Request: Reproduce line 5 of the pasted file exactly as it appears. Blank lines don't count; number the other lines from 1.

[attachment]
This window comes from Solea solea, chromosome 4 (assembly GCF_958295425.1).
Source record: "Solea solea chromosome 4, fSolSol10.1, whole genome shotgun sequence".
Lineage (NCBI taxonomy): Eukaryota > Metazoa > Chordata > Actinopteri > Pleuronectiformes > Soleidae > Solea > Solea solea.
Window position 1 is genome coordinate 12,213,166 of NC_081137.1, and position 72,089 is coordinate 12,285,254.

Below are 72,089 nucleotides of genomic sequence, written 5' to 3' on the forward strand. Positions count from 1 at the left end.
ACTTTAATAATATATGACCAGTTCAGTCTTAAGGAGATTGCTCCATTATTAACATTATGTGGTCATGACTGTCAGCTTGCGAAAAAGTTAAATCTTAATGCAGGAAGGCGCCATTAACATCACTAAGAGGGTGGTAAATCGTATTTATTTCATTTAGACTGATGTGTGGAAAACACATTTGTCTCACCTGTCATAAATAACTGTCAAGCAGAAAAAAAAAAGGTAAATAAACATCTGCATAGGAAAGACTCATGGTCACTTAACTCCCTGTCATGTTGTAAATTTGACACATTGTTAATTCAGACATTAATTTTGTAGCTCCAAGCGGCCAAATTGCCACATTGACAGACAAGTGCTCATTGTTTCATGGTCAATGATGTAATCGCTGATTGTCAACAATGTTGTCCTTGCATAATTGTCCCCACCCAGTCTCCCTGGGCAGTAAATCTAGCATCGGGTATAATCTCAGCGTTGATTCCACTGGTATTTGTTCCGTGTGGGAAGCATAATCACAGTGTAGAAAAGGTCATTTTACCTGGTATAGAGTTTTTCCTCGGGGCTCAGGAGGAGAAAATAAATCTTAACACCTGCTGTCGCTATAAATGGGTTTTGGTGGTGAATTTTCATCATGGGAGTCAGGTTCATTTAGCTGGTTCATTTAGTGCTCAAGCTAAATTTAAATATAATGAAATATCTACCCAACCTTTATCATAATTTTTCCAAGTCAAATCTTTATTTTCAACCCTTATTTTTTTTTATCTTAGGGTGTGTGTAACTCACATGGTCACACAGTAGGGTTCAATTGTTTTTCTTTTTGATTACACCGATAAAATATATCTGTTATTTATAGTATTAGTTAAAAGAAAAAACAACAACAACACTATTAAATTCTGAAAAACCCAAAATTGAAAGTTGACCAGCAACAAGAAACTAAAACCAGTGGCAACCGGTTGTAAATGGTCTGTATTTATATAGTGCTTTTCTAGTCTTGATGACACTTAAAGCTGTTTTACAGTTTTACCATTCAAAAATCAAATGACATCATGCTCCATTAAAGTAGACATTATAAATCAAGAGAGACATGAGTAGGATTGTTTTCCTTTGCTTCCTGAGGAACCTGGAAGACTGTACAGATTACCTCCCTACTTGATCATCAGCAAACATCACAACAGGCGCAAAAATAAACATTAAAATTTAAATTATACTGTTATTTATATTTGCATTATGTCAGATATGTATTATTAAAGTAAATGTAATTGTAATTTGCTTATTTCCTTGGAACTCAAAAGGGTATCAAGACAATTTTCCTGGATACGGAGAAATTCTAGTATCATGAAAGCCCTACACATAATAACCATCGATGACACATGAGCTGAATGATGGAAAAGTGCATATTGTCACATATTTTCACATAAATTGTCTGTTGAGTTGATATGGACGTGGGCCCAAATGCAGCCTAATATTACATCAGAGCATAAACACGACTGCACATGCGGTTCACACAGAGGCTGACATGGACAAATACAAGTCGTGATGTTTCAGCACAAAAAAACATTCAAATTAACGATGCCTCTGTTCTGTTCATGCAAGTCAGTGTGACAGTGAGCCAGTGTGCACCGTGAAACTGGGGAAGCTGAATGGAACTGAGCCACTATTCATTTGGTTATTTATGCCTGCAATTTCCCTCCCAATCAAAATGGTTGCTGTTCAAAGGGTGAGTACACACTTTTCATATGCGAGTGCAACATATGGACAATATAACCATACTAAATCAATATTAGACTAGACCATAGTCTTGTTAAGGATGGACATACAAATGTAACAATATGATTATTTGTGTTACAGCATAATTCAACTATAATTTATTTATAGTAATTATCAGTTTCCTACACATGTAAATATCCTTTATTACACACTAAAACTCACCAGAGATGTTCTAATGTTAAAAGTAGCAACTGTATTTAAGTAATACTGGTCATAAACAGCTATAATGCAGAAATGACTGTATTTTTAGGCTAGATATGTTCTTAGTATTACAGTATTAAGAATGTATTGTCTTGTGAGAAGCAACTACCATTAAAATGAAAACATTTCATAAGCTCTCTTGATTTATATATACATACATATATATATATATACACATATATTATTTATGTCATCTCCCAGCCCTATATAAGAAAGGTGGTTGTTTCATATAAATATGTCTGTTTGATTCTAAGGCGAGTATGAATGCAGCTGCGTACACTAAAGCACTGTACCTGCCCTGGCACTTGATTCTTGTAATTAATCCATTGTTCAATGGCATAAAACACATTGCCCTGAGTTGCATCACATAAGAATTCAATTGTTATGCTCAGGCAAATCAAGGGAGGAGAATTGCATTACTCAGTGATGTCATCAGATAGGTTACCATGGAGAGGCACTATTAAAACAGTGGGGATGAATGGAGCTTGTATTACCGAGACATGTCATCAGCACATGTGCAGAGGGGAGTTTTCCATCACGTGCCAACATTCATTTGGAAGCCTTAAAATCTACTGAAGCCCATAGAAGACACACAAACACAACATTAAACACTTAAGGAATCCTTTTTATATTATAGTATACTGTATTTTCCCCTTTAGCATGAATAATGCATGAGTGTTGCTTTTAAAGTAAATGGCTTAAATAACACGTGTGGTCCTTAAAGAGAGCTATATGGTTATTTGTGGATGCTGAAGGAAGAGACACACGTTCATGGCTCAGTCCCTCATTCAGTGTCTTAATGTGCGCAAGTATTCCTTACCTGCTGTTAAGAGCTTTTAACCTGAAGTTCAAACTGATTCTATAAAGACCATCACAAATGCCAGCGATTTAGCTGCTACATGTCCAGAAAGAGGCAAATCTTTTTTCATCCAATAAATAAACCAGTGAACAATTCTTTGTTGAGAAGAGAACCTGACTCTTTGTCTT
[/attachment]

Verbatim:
Below are 72,089 nucleotides of genomic sequence, written 5' to 3' on the forward strand. Positions count from 1 at the left end.